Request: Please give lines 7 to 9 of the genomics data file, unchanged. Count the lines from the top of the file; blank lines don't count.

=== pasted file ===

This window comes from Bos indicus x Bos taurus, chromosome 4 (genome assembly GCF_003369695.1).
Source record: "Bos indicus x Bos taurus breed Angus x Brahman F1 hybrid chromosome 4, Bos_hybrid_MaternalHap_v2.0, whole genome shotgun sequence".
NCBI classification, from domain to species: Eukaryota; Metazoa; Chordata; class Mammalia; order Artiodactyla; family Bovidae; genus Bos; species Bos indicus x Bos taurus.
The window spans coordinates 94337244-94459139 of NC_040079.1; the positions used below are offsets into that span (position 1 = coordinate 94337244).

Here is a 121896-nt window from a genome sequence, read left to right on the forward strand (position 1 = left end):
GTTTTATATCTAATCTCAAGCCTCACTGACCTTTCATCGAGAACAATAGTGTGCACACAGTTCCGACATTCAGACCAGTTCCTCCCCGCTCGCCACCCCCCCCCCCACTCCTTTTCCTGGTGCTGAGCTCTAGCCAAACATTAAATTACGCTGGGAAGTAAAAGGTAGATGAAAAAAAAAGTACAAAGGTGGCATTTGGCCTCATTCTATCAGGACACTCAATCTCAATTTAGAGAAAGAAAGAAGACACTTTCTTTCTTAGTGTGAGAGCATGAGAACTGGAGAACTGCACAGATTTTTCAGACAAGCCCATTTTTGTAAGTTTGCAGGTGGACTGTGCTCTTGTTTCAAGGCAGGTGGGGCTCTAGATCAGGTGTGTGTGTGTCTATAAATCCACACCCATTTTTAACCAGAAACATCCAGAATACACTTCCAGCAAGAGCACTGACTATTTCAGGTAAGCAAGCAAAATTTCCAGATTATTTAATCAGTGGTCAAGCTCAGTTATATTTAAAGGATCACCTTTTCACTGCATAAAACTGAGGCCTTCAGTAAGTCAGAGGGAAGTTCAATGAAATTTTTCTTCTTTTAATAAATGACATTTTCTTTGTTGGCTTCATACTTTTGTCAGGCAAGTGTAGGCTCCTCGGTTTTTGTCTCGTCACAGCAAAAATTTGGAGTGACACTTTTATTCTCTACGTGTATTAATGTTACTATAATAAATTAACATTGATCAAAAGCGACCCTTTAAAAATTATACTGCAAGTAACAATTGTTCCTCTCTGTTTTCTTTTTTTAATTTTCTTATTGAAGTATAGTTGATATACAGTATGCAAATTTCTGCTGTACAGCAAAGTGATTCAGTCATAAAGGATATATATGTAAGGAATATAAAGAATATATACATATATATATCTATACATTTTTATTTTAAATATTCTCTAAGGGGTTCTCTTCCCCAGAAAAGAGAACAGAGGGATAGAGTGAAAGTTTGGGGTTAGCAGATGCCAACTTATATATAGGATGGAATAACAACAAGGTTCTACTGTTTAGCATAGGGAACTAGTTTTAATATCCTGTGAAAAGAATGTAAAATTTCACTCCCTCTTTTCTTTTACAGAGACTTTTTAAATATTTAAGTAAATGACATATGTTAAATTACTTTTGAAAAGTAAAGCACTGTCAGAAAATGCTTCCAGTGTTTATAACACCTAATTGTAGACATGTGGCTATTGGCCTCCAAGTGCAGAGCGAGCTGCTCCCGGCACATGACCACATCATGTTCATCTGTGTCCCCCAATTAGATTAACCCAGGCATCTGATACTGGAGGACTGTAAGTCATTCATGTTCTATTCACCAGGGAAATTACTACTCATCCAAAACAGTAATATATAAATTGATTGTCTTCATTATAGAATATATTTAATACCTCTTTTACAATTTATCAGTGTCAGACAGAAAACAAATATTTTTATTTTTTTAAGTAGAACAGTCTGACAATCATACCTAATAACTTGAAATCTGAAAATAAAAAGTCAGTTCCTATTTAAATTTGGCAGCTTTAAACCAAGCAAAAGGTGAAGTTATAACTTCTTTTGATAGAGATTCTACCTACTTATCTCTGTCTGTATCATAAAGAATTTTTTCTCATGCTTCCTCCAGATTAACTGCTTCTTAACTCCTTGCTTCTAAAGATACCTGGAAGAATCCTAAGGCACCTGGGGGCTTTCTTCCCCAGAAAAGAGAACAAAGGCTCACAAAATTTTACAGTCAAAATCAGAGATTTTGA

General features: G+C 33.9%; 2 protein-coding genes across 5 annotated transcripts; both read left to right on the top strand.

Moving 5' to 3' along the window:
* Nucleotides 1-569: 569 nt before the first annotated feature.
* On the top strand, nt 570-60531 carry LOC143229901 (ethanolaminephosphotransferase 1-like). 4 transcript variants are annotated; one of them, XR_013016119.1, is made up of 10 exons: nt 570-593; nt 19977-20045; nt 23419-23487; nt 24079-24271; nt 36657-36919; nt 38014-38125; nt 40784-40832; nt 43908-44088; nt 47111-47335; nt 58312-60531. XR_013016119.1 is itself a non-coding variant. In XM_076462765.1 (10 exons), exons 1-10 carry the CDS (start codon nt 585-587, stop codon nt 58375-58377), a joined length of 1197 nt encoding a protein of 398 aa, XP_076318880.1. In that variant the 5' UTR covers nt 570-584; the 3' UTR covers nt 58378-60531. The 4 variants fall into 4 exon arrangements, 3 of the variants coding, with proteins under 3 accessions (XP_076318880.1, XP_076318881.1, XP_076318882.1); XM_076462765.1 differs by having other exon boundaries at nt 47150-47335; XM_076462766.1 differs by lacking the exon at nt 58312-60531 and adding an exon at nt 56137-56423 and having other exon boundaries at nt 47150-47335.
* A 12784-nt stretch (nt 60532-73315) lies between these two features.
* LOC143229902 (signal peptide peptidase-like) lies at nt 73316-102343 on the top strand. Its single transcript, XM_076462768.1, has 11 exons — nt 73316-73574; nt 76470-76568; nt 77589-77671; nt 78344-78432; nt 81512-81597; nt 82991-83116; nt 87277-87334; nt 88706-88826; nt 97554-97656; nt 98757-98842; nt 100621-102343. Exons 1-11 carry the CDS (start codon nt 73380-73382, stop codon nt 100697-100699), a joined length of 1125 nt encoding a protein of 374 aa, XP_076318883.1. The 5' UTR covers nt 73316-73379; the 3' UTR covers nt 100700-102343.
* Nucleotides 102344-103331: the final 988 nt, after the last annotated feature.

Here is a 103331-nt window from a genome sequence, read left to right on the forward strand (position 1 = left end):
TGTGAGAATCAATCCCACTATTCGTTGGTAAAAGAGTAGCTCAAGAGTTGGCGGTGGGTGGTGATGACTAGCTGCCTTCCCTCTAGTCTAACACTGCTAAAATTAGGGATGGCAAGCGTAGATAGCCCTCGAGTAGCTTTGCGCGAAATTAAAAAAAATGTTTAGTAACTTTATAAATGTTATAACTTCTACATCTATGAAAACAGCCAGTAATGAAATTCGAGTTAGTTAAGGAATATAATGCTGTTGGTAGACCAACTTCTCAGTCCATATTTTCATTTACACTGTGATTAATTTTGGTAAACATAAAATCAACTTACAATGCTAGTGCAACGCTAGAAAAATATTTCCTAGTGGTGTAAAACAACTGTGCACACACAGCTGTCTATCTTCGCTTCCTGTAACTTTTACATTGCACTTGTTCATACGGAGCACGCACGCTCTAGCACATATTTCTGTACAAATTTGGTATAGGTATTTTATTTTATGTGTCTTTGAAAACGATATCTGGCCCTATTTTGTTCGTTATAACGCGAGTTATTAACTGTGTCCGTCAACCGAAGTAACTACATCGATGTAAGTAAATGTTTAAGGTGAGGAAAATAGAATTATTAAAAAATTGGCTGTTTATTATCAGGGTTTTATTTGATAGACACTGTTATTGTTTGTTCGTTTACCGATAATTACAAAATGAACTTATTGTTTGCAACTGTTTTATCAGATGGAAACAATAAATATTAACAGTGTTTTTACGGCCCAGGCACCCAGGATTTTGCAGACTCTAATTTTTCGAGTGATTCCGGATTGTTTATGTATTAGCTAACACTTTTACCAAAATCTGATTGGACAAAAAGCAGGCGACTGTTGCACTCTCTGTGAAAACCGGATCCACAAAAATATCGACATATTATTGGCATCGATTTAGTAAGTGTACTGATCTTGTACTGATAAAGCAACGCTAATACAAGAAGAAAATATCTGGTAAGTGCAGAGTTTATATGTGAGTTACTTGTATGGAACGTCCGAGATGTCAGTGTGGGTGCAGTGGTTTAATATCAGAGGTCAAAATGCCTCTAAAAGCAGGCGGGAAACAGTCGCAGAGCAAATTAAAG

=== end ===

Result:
General features: G+C 33.9%; 2 protein-coding genes across 5 annotated transcripts; both read left to right on the top strand.

Moving 5' to 3' along the window:
* Nucleotides 1-569: 569 nt before the first annotated feature.